The annexation of the Crimea to Russia on 18 March 2014 put India in the grip of a dilemma. On the one hand, the decision by New Delhi not to support the sanctions imposed on Russia by the USA and the European Union conforms to its policy of supporting only sanctions imposed by UN decision. This position, however, may have negative consequences for India’s relations with the USA and the EU.
On the other hand, taking an active position against Russia could harm New Delhi’s relations with its old ally, for decades a source of diplomatic support for India in the international arena, the largest supplier of arms to the Indian army, and a source of technology.
United with Putin? When the Ukrainian crisis broke out, Ukraine’s ambassador to India met with high-ranking representatives of the government and asked India to take a decisive position against Russia. In response, there followed only dead silence from India: the one action taken by the Indian side was the recommendation to Indian citizens in Ukraine that they register at the Indian embassy in Kiev.
However, on 6 March of this year India broke its silence, only to take an ambiguous position. At a press conference, India’s national security adviser Shivshankar Menon publicly stated that Russia has “legitimate interests” in Crimea. Menon’s declaration was interpreted as expressing a pro-Russian position. On the same day, the foreign minister released a statement calling for a diplomatic resolution of the Russian-Ukrainian crisis.
The situation became noticeably more complicated after the referendum of 16 March in Crimea, during which residents of the peninsula came out in favor of annexation to the Russian Federation by an overwhelming majority of votes. Russian president Vladimir Putin expressed gratitude to India and China in his address to the Russian parliament two days later. He thanked India for its “restraint and objectivity” with regard to Moscow. Soon afterward Putin had a conversation with Prime Minister Manmohan Singh, during which he explained Russia’s point of view on the Ukrainian crisis.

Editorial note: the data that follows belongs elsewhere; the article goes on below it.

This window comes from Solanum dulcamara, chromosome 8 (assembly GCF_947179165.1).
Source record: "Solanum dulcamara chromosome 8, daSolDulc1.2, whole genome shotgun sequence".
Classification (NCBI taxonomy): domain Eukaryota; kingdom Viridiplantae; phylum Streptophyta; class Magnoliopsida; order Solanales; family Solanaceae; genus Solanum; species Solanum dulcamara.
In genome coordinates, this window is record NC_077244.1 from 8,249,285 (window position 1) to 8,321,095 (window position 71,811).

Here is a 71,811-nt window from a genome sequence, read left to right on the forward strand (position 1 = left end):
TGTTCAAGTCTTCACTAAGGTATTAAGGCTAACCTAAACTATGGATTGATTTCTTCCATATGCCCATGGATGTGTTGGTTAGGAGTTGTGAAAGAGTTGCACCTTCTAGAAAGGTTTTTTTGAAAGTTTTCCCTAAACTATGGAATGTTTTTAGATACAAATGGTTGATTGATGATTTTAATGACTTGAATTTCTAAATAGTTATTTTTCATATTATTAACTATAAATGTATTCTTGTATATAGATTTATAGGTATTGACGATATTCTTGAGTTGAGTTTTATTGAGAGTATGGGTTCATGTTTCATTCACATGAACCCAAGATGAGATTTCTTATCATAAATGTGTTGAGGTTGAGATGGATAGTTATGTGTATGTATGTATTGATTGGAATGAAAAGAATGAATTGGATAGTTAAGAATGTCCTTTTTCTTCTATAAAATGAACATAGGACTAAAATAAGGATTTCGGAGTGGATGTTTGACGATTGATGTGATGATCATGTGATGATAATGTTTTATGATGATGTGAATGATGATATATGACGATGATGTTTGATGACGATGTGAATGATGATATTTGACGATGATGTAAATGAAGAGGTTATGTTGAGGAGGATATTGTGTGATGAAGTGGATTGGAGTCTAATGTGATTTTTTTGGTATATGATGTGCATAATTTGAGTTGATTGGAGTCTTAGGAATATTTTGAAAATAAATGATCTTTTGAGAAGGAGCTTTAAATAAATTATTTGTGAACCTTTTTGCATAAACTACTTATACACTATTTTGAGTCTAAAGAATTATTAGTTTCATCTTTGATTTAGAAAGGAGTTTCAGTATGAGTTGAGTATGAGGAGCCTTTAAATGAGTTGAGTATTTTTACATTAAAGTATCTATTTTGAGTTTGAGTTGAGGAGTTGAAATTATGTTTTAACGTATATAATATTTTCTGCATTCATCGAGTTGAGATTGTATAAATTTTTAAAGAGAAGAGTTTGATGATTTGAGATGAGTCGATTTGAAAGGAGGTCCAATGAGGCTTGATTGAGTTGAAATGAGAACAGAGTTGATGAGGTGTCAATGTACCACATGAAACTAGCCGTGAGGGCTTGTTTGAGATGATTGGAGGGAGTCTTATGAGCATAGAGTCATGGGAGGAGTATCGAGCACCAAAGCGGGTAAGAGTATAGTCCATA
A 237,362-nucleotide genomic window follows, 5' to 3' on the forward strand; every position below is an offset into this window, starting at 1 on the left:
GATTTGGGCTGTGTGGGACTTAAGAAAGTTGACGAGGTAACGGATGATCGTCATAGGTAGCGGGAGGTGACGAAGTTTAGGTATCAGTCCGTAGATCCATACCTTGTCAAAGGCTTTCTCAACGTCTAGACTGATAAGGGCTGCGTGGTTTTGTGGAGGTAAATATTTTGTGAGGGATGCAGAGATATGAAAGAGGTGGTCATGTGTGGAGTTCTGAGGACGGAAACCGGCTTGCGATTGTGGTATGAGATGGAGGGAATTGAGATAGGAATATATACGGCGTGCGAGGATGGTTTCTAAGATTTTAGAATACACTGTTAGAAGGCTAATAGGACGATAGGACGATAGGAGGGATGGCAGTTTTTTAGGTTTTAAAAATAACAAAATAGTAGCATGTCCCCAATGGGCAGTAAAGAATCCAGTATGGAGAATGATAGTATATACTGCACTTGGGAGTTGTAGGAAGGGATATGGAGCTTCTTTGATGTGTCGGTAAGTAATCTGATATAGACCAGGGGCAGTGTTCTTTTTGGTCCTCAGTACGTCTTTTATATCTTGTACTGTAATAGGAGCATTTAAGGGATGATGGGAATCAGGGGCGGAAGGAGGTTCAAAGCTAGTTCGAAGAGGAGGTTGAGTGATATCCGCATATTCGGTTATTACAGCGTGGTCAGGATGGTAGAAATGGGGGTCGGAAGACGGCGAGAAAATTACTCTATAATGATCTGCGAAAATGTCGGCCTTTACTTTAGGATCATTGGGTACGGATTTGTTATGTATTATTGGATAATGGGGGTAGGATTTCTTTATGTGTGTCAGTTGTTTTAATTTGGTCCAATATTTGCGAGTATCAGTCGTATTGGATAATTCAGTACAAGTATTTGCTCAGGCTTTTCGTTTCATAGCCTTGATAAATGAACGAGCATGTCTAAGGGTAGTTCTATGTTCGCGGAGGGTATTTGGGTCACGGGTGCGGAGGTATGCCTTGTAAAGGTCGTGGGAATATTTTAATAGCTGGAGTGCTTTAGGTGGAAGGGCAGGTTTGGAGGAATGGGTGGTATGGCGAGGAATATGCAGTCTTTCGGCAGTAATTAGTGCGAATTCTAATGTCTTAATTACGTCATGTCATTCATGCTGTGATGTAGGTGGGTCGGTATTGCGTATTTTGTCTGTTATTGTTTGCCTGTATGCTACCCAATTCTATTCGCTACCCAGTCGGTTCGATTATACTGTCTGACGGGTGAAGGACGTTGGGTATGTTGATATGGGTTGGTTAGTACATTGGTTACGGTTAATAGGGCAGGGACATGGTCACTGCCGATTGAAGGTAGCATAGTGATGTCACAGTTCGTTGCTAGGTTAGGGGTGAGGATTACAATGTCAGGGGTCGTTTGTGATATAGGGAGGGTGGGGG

While the USA and the EU intensified their pressure on Russia after the referendum, India made yet another neutral declaration, in which it did not condemn Russia; instead, it referred to the “close relationship and mutually beneficial partnership between India and Russia.” Television and other media subsequently cited sources in government who declared that India “does not support any unilateral measures taken by any other country or group of countries,” adding that New Delhi would likewise, in all probability, abstain from the vote at the session of the UN General Assembly on Crimea, if the resolution proposed by Ukraine were denunciatory toward Russia. At the special meeting of the UN General Assembly on 27 March, India abstained from the vote, though the Ukrainian resolution received overwhelming support from other countries.
Considering the long history of relations between India and Russia, Prime Minister Manmohan Singh’s lack of condemnation of Russia’s actions may be read as silent support. Nonetheless, if the West intensifies its efforts to isolate Russia, India may find itself faced with the necessity of choosing between its two most important strategic partners – Russia and the USA.
Bilateral Indian-Russian ties are very extensive. Moscow has traditionally supported New Delhi in matters of critical importance. It supported India in her war with Pakistan in 1971, when support from the USA was much less candid. Similarly, after the nuclear tests conducted by India in 1998, Moscow maintained cooperation with New Delhi at a time when other Western countries subjected India to furious criticism. India also has experienced a situation comparable to the Crimean referendum and the region’s annexation to Russia: in 1975, the state of Sikkim, after the results of a referendum in which 98% of the region’s residents voted for unification with India, became part of India. Moscow decisively supported this unification at the time.